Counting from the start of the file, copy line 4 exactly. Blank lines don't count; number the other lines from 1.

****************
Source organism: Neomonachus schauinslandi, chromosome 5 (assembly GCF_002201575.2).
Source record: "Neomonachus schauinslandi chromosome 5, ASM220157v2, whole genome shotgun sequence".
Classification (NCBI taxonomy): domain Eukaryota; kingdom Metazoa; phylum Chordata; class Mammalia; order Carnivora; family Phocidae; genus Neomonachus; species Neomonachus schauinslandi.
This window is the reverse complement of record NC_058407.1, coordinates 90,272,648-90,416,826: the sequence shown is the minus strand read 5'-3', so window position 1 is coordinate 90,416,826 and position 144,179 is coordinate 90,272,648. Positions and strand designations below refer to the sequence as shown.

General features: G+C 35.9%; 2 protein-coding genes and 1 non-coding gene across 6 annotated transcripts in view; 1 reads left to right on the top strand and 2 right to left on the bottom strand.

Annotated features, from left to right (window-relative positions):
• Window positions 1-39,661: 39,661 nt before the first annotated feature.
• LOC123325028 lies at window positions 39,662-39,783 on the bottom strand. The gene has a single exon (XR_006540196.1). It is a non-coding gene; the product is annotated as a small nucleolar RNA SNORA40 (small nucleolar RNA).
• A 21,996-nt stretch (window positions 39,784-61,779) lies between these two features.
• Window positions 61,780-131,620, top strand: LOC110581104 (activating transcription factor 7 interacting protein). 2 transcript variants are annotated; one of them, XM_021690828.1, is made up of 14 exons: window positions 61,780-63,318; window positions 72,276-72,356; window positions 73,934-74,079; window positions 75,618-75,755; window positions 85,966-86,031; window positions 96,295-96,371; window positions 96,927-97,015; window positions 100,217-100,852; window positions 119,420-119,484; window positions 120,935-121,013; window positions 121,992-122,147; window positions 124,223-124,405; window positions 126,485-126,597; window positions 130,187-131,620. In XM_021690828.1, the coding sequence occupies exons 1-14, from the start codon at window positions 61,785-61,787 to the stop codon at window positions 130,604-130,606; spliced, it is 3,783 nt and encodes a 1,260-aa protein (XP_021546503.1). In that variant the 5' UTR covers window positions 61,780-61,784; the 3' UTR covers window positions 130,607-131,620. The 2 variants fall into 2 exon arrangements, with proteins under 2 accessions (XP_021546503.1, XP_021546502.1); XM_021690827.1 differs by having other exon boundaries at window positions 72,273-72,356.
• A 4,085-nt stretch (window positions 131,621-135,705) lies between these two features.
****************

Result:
This window is the reverse complement of record NC_058407.1, coordinates 90,272,648-90,416,826: the sequence shown is the minus strand read 5'-3', so window position 1 is coordinate 90,416,826 and position 144,179 is coordinate 90,272,648. Positions and strand designations below refer to the sequence as shown.